The you you think that you are – this body, this personality, this history – isn’t God. Rather, the stillness inside us – the deep center from which all peace springs – is God. It is there waiting for us. It never changes. It saves us from the world and it saves us from the mortal self in which we have so long been deceived.
And what exactly is A Course in Miracles getting at with its description of a dwelling places that never changes?
There is a place in you where this whole world has been forgotten . . . There is a place in you which time has left, and echoes of eternity are heard. There is a resting place so still no sound except a hymn to Heaven rises up to gladden God . . . (T-29.V.1:11-3).
We might say that stillness is a user-generated concept that pacifies a restless mind by referencing a natural state of restfulness.
That is, the idea of stillness that is awakened by the word “stillness” functions as a reminder that we can experience quiet and inner peace and also functions as a trigger to enact that experience in a felt way.
Our minds are busy, but they don’t have to be. Our minds are full but they can empty themselves. The Buddhist concept of mind as a lake is helpful here. Worry and anxiety are like currents which stir up the silt and make the lake cloudy and dark. When those currents subside, the lake is clear and shimmering, perfectly reflecting all that appears before it.
As centuries of meditators and contemplatives have demonstrated, it is possible to learn how to quiet the mind. It’s not a religious or spiritual feat; it’s a human practice that makes us more peaceful (or still, if you like). And that peacefulness (or stillness) in turn allows our natural inclination to be kind, generous, patient, forgiving, creative, helpful – in a word, loving – to flow more readily. That flowing is a form of healing, of cleansing. It heals our split mind by allowing us to remember in greater and greater clarity the oneness that is our shared actuality.
It’s true that A Course in Miracles doesn’t advocate a formal meditation practice. But to adopt this as a rule means ignoring a couple of important aspects of the course.
First, the course is confused – because its author and editors (Schucman, Thetford and Wapnick) were confused – about the body. They were intellectuals whose milieu was academia; they prized thought. Like a lot of western theological thinkers, their thinking basically eclipsed the body. As I have said elsewhere, the course really perpetuates the old and unhelpful Christian dualism of spirit vs. body. There is nothing unusual about this, and none of us are immune to that type of thinking, but that doesn’t make it helpful.
So part of a sound and holistic ACIM practice is about making space for our bodies without getting worked up about whether they’re real or unreal, or whether Christ is in them or not in them or anything like that. The body is present; we have to let this be the case, live our living, and see what happens.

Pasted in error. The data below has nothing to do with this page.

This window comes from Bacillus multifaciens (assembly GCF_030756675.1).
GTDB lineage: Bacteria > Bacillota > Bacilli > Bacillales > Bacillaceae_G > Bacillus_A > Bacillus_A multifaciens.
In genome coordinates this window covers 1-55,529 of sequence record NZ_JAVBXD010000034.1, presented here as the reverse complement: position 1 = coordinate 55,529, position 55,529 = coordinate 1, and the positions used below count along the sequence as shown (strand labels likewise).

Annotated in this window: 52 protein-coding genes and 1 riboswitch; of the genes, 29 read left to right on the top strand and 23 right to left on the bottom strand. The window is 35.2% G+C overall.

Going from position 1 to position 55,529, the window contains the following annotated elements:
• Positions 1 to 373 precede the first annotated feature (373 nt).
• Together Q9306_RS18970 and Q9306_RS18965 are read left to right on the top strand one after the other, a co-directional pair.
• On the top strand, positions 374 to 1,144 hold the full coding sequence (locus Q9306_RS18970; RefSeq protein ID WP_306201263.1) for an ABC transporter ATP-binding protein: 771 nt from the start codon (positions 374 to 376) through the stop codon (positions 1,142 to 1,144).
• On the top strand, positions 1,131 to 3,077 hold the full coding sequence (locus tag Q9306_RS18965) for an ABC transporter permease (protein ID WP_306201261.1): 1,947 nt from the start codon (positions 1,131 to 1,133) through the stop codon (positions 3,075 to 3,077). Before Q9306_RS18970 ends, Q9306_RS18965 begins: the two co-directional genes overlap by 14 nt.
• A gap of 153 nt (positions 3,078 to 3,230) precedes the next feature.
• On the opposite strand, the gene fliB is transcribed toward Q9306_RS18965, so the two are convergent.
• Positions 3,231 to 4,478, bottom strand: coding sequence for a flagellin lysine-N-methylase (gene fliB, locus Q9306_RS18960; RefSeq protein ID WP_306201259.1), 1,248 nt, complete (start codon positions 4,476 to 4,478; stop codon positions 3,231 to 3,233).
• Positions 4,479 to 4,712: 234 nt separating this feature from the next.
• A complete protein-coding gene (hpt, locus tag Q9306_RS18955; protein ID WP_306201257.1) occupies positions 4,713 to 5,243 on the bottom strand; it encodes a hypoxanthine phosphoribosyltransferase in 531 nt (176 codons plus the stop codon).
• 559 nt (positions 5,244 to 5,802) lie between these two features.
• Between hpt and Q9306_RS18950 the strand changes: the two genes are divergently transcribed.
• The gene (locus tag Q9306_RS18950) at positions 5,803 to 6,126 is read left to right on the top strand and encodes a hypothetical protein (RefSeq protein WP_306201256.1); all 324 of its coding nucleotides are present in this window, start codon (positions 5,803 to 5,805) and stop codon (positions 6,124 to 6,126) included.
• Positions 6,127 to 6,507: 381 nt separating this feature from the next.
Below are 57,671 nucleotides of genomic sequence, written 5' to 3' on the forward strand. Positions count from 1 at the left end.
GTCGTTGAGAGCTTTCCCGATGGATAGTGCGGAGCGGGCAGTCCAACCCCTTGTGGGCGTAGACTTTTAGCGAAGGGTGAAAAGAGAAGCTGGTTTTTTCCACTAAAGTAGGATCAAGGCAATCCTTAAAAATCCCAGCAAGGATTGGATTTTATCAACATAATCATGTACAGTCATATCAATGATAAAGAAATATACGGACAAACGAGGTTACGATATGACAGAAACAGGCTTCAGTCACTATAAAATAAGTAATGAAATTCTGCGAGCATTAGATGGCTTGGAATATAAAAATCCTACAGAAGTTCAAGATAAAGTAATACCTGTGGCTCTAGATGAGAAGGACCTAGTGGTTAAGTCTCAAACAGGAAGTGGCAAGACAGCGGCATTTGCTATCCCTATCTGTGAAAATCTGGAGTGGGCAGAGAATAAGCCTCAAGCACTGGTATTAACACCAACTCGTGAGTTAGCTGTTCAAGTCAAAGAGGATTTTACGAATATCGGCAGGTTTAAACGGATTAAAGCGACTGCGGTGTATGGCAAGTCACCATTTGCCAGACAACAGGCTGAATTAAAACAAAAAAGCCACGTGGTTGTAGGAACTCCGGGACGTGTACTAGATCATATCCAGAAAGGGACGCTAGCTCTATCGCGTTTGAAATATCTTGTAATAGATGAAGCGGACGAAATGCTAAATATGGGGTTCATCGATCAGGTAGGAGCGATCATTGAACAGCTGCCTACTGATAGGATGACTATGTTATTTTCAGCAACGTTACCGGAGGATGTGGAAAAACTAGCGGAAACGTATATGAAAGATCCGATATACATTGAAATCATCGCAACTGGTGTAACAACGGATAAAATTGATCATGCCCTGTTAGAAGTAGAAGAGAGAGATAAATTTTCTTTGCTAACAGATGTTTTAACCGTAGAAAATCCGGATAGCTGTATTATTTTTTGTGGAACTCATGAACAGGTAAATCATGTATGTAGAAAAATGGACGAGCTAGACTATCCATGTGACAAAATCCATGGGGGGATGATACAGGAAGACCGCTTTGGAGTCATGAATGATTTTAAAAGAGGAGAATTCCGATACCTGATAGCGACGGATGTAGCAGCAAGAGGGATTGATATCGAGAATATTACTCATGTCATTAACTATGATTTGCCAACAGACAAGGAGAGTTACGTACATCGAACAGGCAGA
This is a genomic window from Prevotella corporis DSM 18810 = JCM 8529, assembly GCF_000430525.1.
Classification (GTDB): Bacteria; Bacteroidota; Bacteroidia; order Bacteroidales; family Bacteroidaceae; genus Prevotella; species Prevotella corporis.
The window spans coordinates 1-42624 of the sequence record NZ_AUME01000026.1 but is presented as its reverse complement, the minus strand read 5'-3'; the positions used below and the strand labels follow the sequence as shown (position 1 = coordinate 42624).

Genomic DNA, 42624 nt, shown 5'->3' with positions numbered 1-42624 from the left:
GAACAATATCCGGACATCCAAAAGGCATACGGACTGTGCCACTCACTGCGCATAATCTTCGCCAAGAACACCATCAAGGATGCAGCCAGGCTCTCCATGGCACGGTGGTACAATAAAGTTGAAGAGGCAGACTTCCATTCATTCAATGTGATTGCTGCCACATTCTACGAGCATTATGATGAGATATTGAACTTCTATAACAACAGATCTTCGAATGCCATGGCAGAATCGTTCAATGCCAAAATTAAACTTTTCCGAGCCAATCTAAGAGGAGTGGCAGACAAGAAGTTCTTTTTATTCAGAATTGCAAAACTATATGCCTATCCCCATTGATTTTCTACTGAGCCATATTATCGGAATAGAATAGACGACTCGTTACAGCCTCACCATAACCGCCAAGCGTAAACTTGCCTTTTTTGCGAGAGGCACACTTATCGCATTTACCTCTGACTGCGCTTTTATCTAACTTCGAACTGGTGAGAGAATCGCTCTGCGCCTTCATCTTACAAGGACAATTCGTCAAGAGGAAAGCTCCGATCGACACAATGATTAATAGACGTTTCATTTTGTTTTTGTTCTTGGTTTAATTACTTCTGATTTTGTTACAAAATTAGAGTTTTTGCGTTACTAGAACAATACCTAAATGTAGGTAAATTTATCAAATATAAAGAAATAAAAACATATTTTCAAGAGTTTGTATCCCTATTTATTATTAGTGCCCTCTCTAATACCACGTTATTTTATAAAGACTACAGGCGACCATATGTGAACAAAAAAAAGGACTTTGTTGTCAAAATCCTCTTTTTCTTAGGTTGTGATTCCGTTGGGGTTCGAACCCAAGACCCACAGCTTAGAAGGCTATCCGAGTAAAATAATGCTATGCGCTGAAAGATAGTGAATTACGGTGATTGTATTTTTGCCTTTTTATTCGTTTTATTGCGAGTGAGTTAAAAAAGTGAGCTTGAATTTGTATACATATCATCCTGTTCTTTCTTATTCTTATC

It is far less a dilemma than the course – and Christianity generally – have made it seem.
Second, although the workbook lessons never explicitly say so, they clearly imply that quiet time given to contemplating oneness – with God, with Creation, with the Other – is fundamental to our learning process. The curriculum is not complete without this practice. We have to make a quiet interior space in which learning can both occur and stabilize.
No more specific lessons are assigned, for there is no more need of them. Henceforth, hear but the Voice for God and your Self when you retire from the world, to seek reality instead. He will direct your efforts, telling you exactly what to do do, how to direct your mind and when to come to Him in silence, asking for His sure direction and His certain Word (W-ep.3:1-3).
We can quibble about semantics (it’s a beloved game to be sure) but this is clearly a call to contemplative prayer, to meditation, to stillness.
Is there something beyond all this? Beyond the body, other bodies, the world, the universe? In a sense to ask that question that way is to miss the point. The course is about remembering peace through forgiveness which is the intentional practice of overlooking error in order to perceive our shared interest in love. That is our practice. And our practice of forgiveness – which is our enacted experience in the world – is nurtured by shared contemplative prayer which is our communion with God. Do the work – attend the process – and let the spiritual chips fall where they fall.
As to whether anything lies beyond this remembered love . . . Does it matter? Again, our work is simply to be attentive to one another, in a forgiving way, and to see what happens when we do. “What happens” is not of our own doing – we aren’t responsible for it. Service and that which keeps us fit for service is imperative – taking care of our brothers and sisters and allowing them to care for us.
God will come to you only as you will give Him to your brothers. Learn first of them and you will be ready to hear God. That is because the function of love is one (T-4.VI.8:4-6).
Give the gift it was given you to give. Make others happy by seeking with them – by enacting with them – the Kingdom of God. Our shared practice of helpfulness in time reveals the stillness upon which our living rests. That stillness, once revealed, will gently encompass us, ending both inquiry and conflict.